Call our Sales Team on 0208 912 2120

Litter-bug Still Rampant

26th April 1957, Page 30
26th April 1957
Page 30
Page 30, 26th April 1957 — Litter-bug Still Rampant
Noticed an error?
If you've noticed an error in this article please click here to report it so we can fix it.

Which of the following most accurately describes the problem?

DESPITE exhortations from official and other quarters, there has been but little response to the anti-litter crusade. From personal inspection of seaside and other holiday resorts, it would indeed appear that such calls to the "better nature" of the majority of Britons have fallen upon deaf ears. The profusion of waste paper, ice-cream and cigarette cartons, tins and other toovisible signs of past picnics during and following the Easter holiday have been all too prevalent.

What is perhaps most annoying to the civic authorities concerned is that much of the refuse, which it is their responsibility to clear rapidly, and this at no small expense, is brought into their resorts by coach, car and train, and _neither they nor the local shopkeepers derive any pecuniary benefit from sales.

It may be that individuals or families hire deckchairs or pay for entrance to the pier or piers and perhaps have a few drinks at the " local " or refreshment of softer kinds for the children. But advantage may not be taken of even these sources of gain, for where there are open spaces families often merely squat.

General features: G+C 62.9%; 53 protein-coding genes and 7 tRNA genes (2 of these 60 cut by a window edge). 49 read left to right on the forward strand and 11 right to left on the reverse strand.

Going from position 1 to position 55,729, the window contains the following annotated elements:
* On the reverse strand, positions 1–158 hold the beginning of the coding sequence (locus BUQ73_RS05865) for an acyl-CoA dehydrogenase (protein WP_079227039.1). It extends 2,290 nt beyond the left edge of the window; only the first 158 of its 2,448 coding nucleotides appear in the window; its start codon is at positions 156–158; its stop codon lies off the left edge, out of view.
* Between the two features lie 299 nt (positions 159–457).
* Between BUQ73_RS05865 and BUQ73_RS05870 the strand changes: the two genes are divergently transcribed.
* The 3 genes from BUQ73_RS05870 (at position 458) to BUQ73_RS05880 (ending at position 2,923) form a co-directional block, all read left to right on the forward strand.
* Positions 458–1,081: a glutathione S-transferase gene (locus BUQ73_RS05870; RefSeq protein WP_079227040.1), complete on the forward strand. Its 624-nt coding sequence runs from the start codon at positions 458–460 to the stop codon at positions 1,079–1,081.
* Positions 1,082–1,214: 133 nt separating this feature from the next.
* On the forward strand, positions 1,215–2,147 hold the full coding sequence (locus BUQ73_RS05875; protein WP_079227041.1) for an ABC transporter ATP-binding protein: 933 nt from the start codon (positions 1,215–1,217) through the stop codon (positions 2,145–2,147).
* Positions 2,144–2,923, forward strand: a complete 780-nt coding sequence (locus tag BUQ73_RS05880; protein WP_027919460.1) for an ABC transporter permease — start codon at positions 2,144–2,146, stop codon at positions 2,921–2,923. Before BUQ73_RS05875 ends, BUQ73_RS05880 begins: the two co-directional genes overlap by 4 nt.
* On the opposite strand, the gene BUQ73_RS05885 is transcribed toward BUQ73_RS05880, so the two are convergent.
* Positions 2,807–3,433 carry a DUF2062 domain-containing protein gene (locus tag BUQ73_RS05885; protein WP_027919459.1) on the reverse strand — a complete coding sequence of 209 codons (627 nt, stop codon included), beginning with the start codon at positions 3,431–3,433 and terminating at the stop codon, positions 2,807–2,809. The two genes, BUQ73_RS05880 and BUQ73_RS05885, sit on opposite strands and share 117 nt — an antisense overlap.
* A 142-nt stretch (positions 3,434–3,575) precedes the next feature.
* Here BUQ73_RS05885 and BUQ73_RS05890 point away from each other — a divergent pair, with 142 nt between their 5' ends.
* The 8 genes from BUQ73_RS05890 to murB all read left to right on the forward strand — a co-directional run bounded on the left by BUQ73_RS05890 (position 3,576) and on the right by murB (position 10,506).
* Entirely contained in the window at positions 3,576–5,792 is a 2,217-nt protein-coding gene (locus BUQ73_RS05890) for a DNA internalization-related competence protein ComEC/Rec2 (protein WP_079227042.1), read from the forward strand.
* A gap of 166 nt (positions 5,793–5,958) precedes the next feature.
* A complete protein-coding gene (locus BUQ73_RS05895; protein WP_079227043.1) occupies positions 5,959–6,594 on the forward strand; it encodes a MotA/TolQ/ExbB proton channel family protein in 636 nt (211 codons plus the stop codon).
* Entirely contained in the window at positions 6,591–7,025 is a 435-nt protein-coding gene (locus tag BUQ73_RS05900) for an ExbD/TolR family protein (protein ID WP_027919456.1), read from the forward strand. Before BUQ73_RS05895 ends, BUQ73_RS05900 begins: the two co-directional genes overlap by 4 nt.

At present a Bill designed to lessen the activities of the litter-bug by giving the police the right td take action in particularly bad eases, and stipulating the maximum penalties which can be imposed by magistrates in such cases, is before Parliament and has received two readings. If passed this might replace certain local by-laws.

For some reason which it is difficult to understand, this is not being looked upon with any great favour by the Government. It appears to be thought that it is in some way a restriction upon the freedom of the individual. Surely, however, that is exactly what it should be in a case like this. If the individual is not sufficiently publicly spirited to consider the comfort of others and the unnecessary burden which he is placing upon the local rates, then he should be given warning that by his conduct he is breaking the law and may receive salutary punishment if he fails to obey it.

Britain is, unfortunately, gaining a bad reputation for this dirty habit, which astonishes and sometimes dismays visitors from abroad. In most foreign countries cleanliness in this respect has long been a legal requirement and one which is strictly enforced. We must really pull ourselves together and follow their good example.


comments powered by Disqus